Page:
A large part of the book has to do with the ‘Anti-Sinn Féin Society’, the IRA’s term for the suspected loyalist informers, and also the cover used by policemen for reprisals. It is unclear whether the city guerrillas thought that the informers were doubling as gunmen, but this was believed elsewhere, as in West Cork. Borgonovo thus makes a most useful contribution by distinguishing clearly between the two. Reprisals may have prompted the IRA’s first round-up of suspects, but they were not carried out by local civilians.
Most importantly, perhaps, Borgonovo rejects any suggestion that people were shot simply because they were Protestants or ex-soldiers. Yet, extraordinarily, 24 of his 26 victims were one or the other (or, in one case, both). Here we encounter a familiar straw man, as the author erroneously claims that Jane Leonard and I have argued that the IRA wanted to ‘cleanse’ or suppress these groups altogether. Since most Protestants and veterans remained untouched, he concludes, they obviously weren’t targeted as groups. This is an evasion of the real question, which is not why more such people were not killed but, rather, why they were targeted to the near-exclusion of any other sort of people. It seems very unlikely that all or even most British intelligence sources fell into these categories: other evidence suggests that actual informers came from a cross-section of Irish society. Moreover, Borgonovo ignores the language often used to describe those killed: as ‘tinkers’, ‘gutties’, freemasons and whatnot. And, indeed, he ultimately comes to much the same conclusion that I did: that ex-solders were easier to kill because they were typically seen as members of an undesirable underclass.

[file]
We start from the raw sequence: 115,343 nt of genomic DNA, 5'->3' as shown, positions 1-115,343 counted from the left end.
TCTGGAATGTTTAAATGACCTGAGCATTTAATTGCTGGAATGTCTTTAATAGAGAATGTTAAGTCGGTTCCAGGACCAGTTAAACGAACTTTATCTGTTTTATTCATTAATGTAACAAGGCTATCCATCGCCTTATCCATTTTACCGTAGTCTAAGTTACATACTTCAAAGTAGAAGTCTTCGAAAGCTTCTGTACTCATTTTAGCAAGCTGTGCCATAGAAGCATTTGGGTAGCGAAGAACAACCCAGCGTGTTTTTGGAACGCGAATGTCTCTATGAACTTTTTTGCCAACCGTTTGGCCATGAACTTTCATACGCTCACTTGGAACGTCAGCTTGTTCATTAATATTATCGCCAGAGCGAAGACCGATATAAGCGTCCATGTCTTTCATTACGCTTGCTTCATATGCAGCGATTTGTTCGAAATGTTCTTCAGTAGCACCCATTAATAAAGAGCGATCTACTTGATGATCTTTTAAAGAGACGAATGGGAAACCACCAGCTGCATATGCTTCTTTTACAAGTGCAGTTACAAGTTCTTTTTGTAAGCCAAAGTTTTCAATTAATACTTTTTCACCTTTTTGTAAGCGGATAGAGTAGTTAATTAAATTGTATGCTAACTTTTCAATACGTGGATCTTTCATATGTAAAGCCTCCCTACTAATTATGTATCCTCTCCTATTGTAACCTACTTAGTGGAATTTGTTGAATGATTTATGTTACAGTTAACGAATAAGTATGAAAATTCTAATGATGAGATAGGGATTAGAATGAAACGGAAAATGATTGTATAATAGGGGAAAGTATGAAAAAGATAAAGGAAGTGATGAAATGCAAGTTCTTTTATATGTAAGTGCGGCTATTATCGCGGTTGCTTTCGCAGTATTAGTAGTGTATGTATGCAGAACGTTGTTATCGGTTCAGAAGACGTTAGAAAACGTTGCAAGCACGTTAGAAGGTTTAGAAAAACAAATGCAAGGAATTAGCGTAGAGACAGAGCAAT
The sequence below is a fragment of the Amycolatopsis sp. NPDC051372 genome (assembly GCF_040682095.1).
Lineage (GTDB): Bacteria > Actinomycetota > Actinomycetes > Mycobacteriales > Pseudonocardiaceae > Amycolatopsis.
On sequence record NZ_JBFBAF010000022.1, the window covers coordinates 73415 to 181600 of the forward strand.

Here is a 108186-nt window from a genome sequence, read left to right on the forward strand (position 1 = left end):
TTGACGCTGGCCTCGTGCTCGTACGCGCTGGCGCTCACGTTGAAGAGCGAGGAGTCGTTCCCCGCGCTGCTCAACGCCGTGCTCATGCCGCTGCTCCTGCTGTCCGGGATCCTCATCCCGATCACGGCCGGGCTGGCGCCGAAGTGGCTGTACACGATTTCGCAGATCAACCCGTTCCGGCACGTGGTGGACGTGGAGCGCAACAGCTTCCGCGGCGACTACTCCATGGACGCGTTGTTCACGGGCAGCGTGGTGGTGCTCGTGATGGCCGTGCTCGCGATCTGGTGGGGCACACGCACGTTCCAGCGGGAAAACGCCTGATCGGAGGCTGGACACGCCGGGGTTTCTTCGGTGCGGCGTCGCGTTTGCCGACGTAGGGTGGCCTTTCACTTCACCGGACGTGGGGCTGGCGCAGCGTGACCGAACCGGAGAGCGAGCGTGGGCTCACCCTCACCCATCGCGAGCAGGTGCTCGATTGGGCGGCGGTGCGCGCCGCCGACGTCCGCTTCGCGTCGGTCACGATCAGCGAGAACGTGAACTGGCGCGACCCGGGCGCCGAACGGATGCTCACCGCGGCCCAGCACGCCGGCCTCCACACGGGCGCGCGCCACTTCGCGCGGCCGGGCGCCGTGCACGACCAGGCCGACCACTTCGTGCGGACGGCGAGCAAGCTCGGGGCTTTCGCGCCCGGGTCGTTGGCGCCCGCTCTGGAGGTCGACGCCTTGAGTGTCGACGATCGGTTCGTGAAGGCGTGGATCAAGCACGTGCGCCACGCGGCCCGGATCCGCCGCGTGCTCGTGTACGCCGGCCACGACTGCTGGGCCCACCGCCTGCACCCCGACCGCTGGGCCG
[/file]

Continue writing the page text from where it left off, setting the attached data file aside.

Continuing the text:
This argument is also factually inaccurate in one key respect. He suggests that there was no general ill will between republicans and ex-soldiers, when the record indicates otherwise. There were numerous fights between these groups—or involving ‘separation women’—in 1917–19, and they picked up again in 1922. Here the problem is periodisation, as the book begins in the autumn of 1920 and ends in July 1921. If he had looked at all the civilians shot by the IRA over the whole revolution, he would find that they targeted Protestants and ex-soldiers before his period and continued to do so up to and through the Civil War.
The absence of context also affects Borgonovo’s theory of the dynamics of the violence. He disputes the idea that retaliation and reprisal drove these killings, preferring to see them as proceeding rationally from discovery and immediate threat. Yet he fully acknowledges that both sides engaged in reprisal attacks against each other, as when twelve soldiers were shot in February 1921 after some IRA men were executed. It would seem odd that such a powerful element in other kinds of killing would be absent only from the IRA’s war on informers. More generally, Borgonovo doesn’t give much sense of the sheer number of shootings and disappearances that occurred from late 1920 onwards. He cites my figure of 131 shootings of defenceless victims as a gross exaggeration, but he doesn’t seem to realise that I include all victims not shot in combat. If anything it is an underestimate, such was the mayhem on the streets of Cork at that time. It is much harder to maintain the impression of deliberation and restraint on anyone’s part given the full record: what emerges instead is a picture of predators hunting and killing opportunistically right up until the final bell (and even afterwards, in the case of the IRA).
While obviously I dispute some of the book’s methods and conclusions, it is both intelligent and engaging: good material for classroom discussions. The general reader might be looking for more stories and secrets, but Borgonovo’s aim of advancing the debate is exemplary, as is his research and honesty about the limits of the available sources. Finally, his focus on victims as well as combatants is very important: we can’t really understand the violence otherwise. He is described on the book’s cover as pursuing a PhD, so we can look forward to more of his work in the future.

Peter Hart holds the Canada Research Chair in Irish Studies at Memorial University of Newfoundland.